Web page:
Nobody really knows how old the Bada megaliths are, or who made them, or even why they're there. They probably date from the first millennium AD, but this figure is fairly debatable, depending on which scientist you consult. The locals don't have a clue – 'They've always been here,' is the most common response if you ask someone where the statues came from – and all this adds to a wonderful sense of mystery. Even more interestingly, all the objects in the area are made from a type of grey stone of which there are no deposits in the near vicinity, so work that one out; these megaliths are huge, heavy, and in the middle of nowhere, a long way from where they should be.
There are 14 statues in total, plus many large stone vats scattered along the 15km valley. In 1984 the government persuaded the locals to build some wooden houses next to some of the megaliths, which appear to serve no purpose, and some concrete walkways around some of the more famous statues. You would assume that this makes the megaliths easy to find – it's almost set up as a tourist destination, after all, just without the tourists – but it's never that easy.
Talk about finding a needle in a haystack. The Bada Valley is a farming area, smothered in paddy fields and little streams, and there's just no way you're going to find megaliths in something like that, especially with a map that looked great when I copied it down, but which proved to be pretty useless in the field. But where there's a will there's a way, and we just kept asking the local farmers where the megaliths were until, eventually, we realised that they were sending us in totally the wrong direction. And that's when we saw the house, complete with little kid and grandmother, who turned themselves into our guides for the morning.
Following this odd couple through the fields, we soon realised that finding megaliths was fine if you know where to look, but not so good if you don't. Luckily our guides managed the job fairly successfully, guiding us to all sorts of statues and large stone pots, and only getting lost a couple of times, and before you knew it we'd seen standing megaliths, sleeping megaliths, large pots, small pots and all sorts of odd stone shapes, all of which we would never have found alone. Returning to their house we gently knocked their initial demands for huge sums down to a more reasonable 3000rp, and then persuaded the old man of the house to take us to another megalith on our way out of the valley, all for another 2000rp and half a packet of cigarettes; this one turned out to be hidden inside a paddy field, along a network of paths that nobody could navigate without help. It all felt rather satisfying to have found the megaliths, but without resorting to the tourist trap of hiring an expensive guide for the day.
The megaliths we saw were among the best of the bunch, and trekking round the whole valley to find them all is a long and difficult process, only suited to those who live, breathe and eat megalith mythology. We got to see the following:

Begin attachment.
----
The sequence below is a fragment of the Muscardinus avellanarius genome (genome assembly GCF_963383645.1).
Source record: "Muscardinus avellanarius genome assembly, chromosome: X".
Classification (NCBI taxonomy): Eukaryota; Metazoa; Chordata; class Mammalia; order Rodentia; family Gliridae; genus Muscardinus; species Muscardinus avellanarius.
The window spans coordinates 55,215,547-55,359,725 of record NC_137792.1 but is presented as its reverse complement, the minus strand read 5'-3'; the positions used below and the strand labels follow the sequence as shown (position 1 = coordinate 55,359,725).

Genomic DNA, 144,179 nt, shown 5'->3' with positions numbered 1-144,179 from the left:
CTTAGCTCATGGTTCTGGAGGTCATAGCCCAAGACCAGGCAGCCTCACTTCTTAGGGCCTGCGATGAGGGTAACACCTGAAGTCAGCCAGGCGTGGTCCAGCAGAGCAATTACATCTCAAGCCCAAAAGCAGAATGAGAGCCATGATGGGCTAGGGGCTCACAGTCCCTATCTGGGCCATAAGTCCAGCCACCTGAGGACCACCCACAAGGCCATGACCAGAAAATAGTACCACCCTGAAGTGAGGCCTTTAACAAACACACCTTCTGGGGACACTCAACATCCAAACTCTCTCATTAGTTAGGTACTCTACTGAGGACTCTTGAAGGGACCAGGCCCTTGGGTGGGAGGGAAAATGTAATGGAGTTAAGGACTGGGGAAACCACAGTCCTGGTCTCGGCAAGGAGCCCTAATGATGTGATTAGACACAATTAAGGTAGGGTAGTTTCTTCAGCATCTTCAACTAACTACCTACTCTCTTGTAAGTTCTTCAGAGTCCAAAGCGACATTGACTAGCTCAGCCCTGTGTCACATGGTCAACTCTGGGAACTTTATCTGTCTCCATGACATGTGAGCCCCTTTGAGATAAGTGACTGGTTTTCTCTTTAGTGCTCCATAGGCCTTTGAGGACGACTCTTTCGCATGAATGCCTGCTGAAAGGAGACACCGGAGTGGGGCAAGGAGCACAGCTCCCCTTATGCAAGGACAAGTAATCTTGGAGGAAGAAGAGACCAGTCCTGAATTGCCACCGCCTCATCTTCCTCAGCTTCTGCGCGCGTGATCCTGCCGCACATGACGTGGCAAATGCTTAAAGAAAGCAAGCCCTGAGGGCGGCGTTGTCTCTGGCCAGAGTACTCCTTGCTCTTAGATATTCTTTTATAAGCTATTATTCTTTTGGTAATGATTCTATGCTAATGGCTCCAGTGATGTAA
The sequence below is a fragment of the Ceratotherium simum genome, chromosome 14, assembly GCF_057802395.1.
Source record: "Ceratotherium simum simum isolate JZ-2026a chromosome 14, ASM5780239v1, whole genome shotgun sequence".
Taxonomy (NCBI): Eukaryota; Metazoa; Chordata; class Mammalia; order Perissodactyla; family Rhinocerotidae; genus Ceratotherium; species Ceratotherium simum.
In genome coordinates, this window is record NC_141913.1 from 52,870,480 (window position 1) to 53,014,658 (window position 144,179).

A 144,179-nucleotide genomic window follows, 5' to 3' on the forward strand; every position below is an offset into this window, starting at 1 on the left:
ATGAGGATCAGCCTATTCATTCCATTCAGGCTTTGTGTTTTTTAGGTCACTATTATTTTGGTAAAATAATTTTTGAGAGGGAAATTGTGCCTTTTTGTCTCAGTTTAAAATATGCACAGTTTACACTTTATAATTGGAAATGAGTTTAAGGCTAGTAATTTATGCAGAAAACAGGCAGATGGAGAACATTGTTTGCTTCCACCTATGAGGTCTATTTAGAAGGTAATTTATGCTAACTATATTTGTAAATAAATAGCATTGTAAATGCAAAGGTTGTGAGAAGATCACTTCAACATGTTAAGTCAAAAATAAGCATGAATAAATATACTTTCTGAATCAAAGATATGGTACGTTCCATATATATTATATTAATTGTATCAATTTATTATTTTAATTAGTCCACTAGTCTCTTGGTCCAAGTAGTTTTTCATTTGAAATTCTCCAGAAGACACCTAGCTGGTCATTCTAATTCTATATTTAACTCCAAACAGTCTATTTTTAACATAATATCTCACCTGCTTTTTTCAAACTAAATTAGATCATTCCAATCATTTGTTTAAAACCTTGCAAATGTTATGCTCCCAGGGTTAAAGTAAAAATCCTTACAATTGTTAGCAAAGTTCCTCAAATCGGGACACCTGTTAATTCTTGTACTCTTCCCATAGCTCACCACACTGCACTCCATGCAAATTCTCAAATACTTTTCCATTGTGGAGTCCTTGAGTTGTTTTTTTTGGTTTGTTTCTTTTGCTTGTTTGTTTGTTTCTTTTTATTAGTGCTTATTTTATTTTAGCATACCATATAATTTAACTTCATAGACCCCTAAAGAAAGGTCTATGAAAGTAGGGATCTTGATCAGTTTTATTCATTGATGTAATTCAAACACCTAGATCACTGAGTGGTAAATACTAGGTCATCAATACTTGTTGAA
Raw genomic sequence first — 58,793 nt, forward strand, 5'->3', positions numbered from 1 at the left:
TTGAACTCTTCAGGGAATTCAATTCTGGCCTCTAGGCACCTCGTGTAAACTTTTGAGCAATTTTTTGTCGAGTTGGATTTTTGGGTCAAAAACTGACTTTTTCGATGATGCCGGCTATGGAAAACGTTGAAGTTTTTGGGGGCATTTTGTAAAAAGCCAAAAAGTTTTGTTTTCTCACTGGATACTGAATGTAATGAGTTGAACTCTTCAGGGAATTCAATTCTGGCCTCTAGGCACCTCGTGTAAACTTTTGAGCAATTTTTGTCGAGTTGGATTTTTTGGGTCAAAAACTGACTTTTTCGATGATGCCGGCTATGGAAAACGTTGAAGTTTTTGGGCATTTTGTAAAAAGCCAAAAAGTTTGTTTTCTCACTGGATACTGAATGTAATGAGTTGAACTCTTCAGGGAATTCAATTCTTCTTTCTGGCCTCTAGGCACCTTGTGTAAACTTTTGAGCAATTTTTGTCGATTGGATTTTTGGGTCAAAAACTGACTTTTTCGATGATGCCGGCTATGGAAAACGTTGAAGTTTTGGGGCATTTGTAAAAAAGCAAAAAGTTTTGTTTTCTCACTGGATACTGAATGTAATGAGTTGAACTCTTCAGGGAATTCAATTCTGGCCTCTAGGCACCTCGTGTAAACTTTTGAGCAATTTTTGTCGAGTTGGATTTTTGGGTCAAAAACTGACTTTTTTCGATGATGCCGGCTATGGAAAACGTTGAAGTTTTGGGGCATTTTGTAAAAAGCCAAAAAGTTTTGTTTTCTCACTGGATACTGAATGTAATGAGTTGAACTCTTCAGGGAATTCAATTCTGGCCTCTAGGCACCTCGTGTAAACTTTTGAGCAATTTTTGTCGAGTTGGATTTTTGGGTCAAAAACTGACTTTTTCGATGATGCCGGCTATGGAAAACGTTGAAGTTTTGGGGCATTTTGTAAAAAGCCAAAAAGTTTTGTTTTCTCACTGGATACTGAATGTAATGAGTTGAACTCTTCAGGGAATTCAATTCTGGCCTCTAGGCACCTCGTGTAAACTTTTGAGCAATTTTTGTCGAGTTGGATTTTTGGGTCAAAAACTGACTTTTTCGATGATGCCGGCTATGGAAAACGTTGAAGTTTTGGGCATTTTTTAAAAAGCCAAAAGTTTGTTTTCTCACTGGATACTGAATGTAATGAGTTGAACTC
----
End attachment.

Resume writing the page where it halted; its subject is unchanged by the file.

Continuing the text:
Palindo ('The Entertainer'), 4.5m. The largest statue in the area and the most celebrated, it is situated south of the tiny village of Sepe. It is perhaps a representation of Sepe's first mythological inhabitant, Tosaloge. A local legend tells of the Raja of Luwu, who once ordered 1800 of his subjects to move the statue from Sepe to Palopo (a very long way to the south) to prove his dominance over Bada, but the effort failed. The statue was said to originally face Luwu in the south, but the Bada people turned it to face the west as a snub to the Raja, and when the Raja's followers tried to turn it back, it fell onto its side, killing 200 of them. In the past, offerings were brought to this figure before embarking on any new enterprise, such as opening up a new garden. Whatever the legends, it's a wonderfully atmospheric sight.
Maturu ('Sleeping'), 3.5m. This statue lies on its back, and has good features, like a reclining Palindo. As with its bigger brother, it's a male; the erect genitals on both are a bit of a giveaway.
Mesinga ('Wearing a Scarf'). Actually, this looked more like a little penis and I didn't even waste a photograph on it. The features are very faded and if it wasn't in the Bada Valley, you'd think it was just a rock. It's only just up the path from the Kalamba, which are far more interesting.
Kalamba. These are vast stone cisterns, dotted all over the place, which may have been used as baths, or burial chambers for aristocrats. Some are better than others.
Oba ('Monkey'). This was the one that the old man took us to on the way out of the valley, and it's a real cutie. Only as high as a squatting man, its features are amusingly monkey-like and cheeky. It's right in the middle of a paddy field.
We could have seen more, but the rest of the walk beckoned, and after this many megaliths, we'd seen plenty. To be honest, it was a thrill just to find them, especially under our own steam.
That night we camped in the forest, just for the jungle experience, walking in the dark until we found a suitable spot to drop everything, set up the mozzie nets and sleep. It most definitely was an experience...